PETER: Hi, Neal. Thanks for taking my call.

CONAN: Sure.

PETER: So, I mean, I think I'm (unintelligible) in the fact that I think that this really unfairly punishes student athletes financially and kind of cynically shows that the NCAA is more about financial considerations than anything else. But really, my question is more like: since this scandal was really implemented at a higher level (unintelligible) within the university, I mean, by this president, what do we do? Do we punish - like, how do we punish the executives that are involved, beyond due process of law? I mean, by this standard, it seems that we should do something like dissolve or limit the university for four years.

CONAN: Well, Mike, I was interested by one thing that head of the NCAA, Mark Emmert said, and that's the NCAA reserves the right to go after individuals, here.

PESCA: Yeah. And I'm not sure exactly what that means. And also, he's not going to supersede the court cases that are pending against some of the former Penn State executives - obviously, not the late Joe Paterno, but the former athletic director, and so forth.

CONAN: Peter, though, I was interested - you said penalizes the students monetarily. How?

PETER: Well, I mean, it really puts all the athletic teams at Penn State in jeopardy, not just football. And for financial reasons, I think $6 million is a ton of money for an athletic program. And given the financial state of state schools, it, you know, it's obviously terrible. But, you know, it's a question of whether or not the Penn State athletic program can survive that's really constructive. And that seems to me to unfairly punish people who aren't even involved with the football program at all, like people who run track or play basketball, or what have you.

PESCA: Well, in the Q and A session, this was posed to him, and he - Mark Emmert was explicit that this is not to take any funding away from any of the other programs at Penn State, and Penn State will have to find the money from its general fund or somewhere else, and it can't come from other programs.

PETER: Yes. But that's exactly the point, is that it's a question of whether or not that money actually exists. And now that there's this increased imposed financial hardship from - basically, limiting the football team's ability to make money through these scholarship reductions (unintelligible). I mean, you'd have to be pretty naive to think that that's not going to severely affect the athletic program, generally, going forward, no?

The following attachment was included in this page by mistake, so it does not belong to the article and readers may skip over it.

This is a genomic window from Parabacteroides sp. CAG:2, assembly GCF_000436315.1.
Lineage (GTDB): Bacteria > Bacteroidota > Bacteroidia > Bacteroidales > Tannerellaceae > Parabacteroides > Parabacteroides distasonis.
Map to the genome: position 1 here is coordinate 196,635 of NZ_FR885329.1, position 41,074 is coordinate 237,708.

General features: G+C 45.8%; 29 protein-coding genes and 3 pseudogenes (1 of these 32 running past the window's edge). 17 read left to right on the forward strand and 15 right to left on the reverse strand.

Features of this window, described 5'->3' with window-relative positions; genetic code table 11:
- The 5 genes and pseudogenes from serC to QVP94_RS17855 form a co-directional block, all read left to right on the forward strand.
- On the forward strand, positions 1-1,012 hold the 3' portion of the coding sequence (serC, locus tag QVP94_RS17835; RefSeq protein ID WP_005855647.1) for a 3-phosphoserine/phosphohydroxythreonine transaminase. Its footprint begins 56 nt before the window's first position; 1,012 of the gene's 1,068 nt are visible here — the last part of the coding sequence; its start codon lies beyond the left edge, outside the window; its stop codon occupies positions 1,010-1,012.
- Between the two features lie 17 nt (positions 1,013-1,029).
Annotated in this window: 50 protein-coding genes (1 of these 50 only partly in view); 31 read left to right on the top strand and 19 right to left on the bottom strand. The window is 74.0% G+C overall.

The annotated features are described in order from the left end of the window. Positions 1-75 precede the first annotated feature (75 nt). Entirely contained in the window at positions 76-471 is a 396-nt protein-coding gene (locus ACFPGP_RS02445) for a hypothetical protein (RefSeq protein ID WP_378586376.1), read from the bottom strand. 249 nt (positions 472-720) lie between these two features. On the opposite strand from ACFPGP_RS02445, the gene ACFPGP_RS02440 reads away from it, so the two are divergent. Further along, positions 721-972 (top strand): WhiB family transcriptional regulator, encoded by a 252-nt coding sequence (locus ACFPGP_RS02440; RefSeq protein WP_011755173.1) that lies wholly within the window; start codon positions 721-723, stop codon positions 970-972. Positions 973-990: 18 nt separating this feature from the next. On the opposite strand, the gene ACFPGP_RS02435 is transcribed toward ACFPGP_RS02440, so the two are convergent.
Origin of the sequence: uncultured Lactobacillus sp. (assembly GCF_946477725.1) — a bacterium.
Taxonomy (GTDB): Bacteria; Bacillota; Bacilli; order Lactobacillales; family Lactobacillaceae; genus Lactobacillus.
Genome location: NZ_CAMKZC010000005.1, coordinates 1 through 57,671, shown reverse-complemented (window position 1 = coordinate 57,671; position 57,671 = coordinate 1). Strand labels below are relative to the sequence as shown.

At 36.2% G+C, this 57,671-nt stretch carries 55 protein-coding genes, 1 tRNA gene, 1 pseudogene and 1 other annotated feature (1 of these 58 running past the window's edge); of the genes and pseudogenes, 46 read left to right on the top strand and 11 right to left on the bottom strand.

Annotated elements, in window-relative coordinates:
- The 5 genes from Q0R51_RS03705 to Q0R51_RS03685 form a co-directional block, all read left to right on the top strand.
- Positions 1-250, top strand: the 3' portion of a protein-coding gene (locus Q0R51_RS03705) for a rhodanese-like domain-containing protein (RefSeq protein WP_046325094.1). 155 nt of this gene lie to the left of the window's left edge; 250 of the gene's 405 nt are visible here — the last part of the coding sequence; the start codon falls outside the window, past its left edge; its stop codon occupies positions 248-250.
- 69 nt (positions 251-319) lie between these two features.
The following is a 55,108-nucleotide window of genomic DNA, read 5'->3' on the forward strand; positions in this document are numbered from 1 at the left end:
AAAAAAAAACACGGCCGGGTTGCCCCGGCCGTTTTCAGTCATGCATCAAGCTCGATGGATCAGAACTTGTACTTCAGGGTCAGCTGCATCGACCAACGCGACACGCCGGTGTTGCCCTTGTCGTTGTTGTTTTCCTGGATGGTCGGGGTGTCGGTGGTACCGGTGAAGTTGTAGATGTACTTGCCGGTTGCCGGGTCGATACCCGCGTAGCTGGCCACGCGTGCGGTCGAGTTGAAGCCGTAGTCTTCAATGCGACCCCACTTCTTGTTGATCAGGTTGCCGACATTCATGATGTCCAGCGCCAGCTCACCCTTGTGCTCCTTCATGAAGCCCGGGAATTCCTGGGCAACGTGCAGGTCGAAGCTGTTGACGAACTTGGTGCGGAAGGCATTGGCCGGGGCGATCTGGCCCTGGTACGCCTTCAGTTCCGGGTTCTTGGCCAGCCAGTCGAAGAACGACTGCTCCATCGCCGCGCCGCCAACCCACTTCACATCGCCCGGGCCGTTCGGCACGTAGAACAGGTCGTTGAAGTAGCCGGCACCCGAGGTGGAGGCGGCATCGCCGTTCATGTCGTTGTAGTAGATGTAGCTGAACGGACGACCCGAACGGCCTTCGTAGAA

PESCA: Well, you know, I think that you could also make the case, maybe, over the next five years. Penn State reinvents itself as a basketball school. They become Indiana or something. I mean, some other sports, maybe, get some spotlight and some place in the sun.

CONAN: Mark - Peter, thank you very much for the call.

PETER: OK. Thanks.

CONAN: Let's go next to - this is Shannon, Shannon with us from Oxford, Pennsylvania.

SHANNON: Yeah, Neal, thanks for taking my call. I just wanted to say as a resident of Pennsylvania and someone who has grown up in the shadow of Penn State football, I think the NCAA's actions were really appropriate. But what I wish they would have taken into consideration or perhaps done was to earmark some of that penalty money specifically to child sexual abuse prevention here in Pennsylvania, as opposed to nationwide, simply because the victims in this particular case were the young men from Pennsylvania. We are the state that will deal with the fallout. And frankly, because Penn State is a partially state-funded school, I think the citizens of the commonwealth deserves some of that back.

CONAN: What do we know about this fund, Mike?

PESCA: Well, I don't think we know a lot about the fund. And I was always of the opinion that Penn State itself would take the lead, perhaps using this as an opportunity to become the leading center on the study of child sexual abuse and the various pathologies involved.

It brings to mind a further question: The president of Penn State says he's onboard with all of these penalties. The head coach says he's not resigning. He understood what he was getting into. I wonder how much of these penalties were done not over the objections of Penn State's president, but maybe because of Penn State's president himself tried to impose a whole bunch of very harsh penalties, there'd be an outcry from alum and an outcry from some of the backers, financial backers. So maybe this takes it off the president's plate.

But to circle back to the question, I don't know a lot about specifically what's going to happen with this - how the funds will be used other than it was said to be used in a foundation.

CONAN: Shannon...

SHANNON: And my - speaking to your comment about, you know, becoming a center for education, I think that would be a great way to balance the fact that the Paterno name should remain on that library. As you said, you can't eliminate - you know, completely change the legacy, but perhaps find a way to use that for good.

PESCA: Yeah. Penn State is a big, rich school. The last statistics I have say that their general funds are $1.88 billion. So they could weather some of these hits and perhaps do what you're saying, fund some research.

CONAN: Let's wait for the civil cases to be filed and adjudicated. But Shannon, thanks very much for the call. Appreciate it. And Mike Pesca, thanks very much. And next time, I guess, we'll be hearing from you, you can get past this story and get on to the Olympic Games.

PESCA: Yes. I'll be in London soon.

CONAN: All right, Mike. Have a great time.

PESCA: Thank you.

CONAN: NPR sports correspondent, Mike Pesca, with us from our bureau in New York. Tomorrow, the expanding fallout from the euro crisis. Join us for that conversation. It's the TALK OF THE NATION, from NPR News. I'm Neal Conan, in Washington.